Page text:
Interiew with Dr Jennifer Flegg, Senior Lecturer at the University of Melbourne and co-editor of SMB newsletter
What is your current role and how long have you been there?
I am a Senior Lecturer in the School of Mathematics and Statistics at the University of Melbourne. I’ve been in this role for almost a year and a half. Within the School of Mathematics and Statistics, I am part of the Mathematical Biology group. My research focuses on a few different areas within mathematical biology; modelling of infectious diseases and wound healing are the main areas that I work on. I currently hold a Discovery Early Career Researcher Award (DECRA) from the Australian Research Council (ARC).
What do you like best about your role?
I love developing new mathematical models and analysing them or solving them computationally. I really like working with research students on a variety of different topics, and working together to understand a biological system and how it can be modelled. I also really like working in an interdisciplinary area like mathematical biology. Finding a biologist that speaks a little maths, and learning to speak some biology myself, it seems like you can make progress on a topic together.
Why did you choose your current career path?
I always loved studying mathematics at high school, so I decided to do an undergraduate degree in mathematics, much to my parents’ dismay (who didn’t really know what sort of job this would lead to). In my second year of university, I took a subject that I really liked in mathematical modelling which had a large component of mathematical biology. At the end of my second year, the lecturer of the subject asked me to do a summer research project on tumour modelling and then a year later he asked me to do a summer project on wound healing. This then turned into an honours project and then a PhD project.
At that point, I knew I wanted to stay in academia since this would allow me to do research on topics that I wanted to investigate. So, I went overseas and did a postdoc at the University of Oxford developing mathematical models of how resistance to the drugs used to treat malaria spreads over space and time. I then returned to Australia to take up a teaching and research position at Monash University in 2014 before moving to my current position at the University of Melbourne in 2017.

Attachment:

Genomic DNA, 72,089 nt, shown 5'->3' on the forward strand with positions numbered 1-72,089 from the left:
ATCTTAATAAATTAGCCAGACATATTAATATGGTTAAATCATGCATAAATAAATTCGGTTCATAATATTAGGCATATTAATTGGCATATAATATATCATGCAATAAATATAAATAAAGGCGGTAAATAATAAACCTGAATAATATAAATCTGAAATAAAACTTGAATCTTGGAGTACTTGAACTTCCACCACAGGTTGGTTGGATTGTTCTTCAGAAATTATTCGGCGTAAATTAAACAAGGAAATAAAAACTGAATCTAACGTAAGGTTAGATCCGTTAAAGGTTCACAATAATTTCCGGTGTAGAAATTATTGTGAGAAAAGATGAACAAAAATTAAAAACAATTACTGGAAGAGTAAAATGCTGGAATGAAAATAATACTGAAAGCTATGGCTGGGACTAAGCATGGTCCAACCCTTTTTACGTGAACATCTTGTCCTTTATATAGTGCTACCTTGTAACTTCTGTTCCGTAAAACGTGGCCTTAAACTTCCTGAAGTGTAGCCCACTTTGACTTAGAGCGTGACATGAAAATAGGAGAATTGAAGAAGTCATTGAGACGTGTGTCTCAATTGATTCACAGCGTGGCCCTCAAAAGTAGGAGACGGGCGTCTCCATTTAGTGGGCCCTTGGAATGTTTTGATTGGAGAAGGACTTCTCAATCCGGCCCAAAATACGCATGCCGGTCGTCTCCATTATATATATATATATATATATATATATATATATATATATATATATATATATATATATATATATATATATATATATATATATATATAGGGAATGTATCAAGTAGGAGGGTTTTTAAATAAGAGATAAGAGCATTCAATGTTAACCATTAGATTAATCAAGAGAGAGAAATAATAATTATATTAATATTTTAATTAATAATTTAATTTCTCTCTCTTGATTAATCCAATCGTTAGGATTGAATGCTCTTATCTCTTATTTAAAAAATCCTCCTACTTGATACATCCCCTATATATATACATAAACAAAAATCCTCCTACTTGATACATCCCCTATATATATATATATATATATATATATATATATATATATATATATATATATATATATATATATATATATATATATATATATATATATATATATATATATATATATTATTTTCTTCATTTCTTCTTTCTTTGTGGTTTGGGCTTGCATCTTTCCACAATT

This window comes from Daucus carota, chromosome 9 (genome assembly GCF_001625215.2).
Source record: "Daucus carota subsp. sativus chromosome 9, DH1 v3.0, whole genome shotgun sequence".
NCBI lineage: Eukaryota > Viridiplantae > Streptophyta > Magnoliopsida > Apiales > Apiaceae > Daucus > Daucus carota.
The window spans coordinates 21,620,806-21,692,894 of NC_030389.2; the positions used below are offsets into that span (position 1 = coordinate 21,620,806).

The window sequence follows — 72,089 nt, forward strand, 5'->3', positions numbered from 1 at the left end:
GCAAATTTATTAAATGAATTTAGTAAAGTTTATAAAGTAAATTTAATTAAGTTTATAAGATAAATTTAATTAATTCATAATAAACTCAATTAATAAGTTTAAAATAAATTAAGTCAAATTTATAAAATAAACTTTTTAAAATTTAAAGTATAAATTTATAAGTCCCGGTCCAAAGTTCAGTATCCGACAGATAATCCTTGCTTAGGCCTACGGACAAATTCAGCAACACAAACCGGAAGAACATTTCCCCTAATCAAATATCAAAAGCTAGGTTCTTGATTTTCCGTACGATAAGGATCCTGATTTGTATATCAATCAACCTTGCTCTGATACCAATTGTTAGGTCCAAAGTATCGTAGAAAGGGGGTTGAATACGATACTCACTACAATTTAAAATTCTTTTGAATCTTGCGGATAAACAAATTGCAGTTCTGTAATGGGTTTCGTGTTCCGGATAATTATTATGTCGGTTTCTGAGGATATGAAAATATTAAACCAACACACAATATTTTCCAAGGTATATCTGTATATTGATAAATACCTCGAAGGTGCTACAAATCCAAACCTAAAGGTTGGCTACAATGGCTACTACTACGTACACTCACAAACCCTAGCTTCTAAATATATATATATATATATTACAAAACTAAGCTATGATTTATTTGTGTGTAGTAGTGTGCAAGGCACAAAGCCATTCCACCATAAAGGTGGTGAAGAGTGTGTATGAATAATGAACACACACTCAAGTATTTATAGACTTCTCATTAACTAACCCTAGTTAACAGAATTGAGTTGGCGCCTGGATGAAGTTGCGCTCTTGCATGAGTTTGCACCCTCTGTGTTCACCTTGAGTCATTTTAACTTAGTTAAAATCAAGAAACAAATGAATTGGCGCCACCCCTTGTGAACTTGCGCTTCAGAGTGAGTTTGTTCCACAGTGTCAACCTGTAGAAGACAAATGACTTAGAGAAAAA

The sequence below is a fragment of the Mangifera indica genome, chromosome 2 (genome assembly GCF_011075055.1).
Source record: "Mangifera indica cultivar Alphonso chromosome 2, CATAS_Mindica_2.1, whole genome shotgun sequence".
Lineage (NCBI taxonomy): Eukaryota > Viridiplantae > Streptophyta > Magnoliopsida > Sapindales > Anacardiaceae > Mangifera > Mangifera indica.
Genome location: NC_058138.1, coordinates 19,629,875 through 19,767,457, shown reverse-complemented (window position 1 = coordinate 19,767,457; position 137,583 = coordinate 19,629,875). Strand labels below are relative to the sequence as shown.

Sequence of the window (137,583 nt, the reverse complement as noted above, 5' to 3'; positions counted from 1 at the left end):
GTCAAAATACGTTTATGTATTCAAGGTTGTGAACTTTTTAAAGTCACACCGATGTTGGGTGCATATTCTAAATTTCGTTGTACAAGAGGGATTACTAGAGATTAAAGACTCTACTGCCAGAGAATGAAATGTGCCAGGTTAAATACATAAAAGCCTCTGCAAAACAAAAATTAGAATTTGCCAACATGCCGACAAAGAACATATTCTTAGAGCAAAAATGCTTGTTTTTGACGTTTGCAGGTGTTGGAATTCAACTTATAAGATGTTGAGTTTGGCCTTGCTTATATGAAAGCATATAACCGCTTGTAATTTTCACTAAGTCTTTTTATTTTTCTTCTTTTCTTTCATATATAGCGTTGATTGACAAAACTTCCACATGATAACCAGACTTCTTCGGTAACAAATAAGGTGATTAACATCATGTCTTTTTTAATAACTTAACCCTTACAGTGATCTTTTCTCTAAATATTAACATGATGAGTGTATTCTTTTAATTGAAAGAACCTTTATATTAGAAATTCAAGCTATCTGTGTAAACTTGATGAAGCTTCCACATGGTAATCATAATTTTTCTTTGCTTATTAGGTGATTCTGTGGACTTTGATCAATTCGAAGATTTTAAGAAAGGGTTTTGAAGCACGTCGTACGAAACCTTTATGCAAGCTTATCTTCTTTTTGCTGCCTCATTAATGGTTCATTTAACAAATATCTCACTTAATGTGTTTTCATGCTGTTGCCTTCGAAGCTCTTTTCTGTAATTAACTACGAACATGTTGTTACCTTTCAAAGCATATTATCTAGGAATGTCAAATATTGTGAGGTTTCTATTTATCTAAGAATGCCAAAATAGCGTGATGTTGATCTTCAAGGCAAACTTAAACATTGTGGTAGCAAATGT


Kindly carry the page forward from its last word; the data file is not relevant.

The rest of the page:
What is one project you currently work on and what does it involve?
I’m currently working on making some predictive maps of drug resistance in Africa to a drug called SP (sulphadoxine pyrimethamine). This drug is used as a preventative for pregnant women against malaria and we need to know where we can use it and where we can’t use it (because of resistance). Using data collected at discrete places over Africa and over time, I’m working to make a continuous predictive map of SP resistance as it currently stands. This involves working with data stakeholders to access the right data, deciding on a suitable model to use, implementing that model computationally and producing/presenting results that can be interpreted by policy makers.
Where is the best place you have travelled for work? And why?
I really loved travelling to Vientiane (Laos) in 2011 for a conference on malaria. The location was beautiful, architecture was amazing, people were really friendly and the conference was ok too 🙂
What is the best piece of advice you have received?
One piece of advice that I’ve received that I’ve found really useful (and I try to implement) is to not compare myself to others too much. This is sometimes difficult, since academia is based on competing against peers for papers, grants, students, promotions etc. So instead I try to set myself goals (short, medium and long term) and decide what I need to do to achieve these goals. I then work on getting to these day-by-day.
Tell us something about yourself that your colleagues wouldn’t know.
I’m a big fan of the sitcom Seinfeld and at any point in time, I’m probably making my way through the entire set of episodes. Kramer is my favourite character (who else?) and when I went to New York in 2012, the first thing I wanted to do was go on the Kenny Kramer Reality Tour.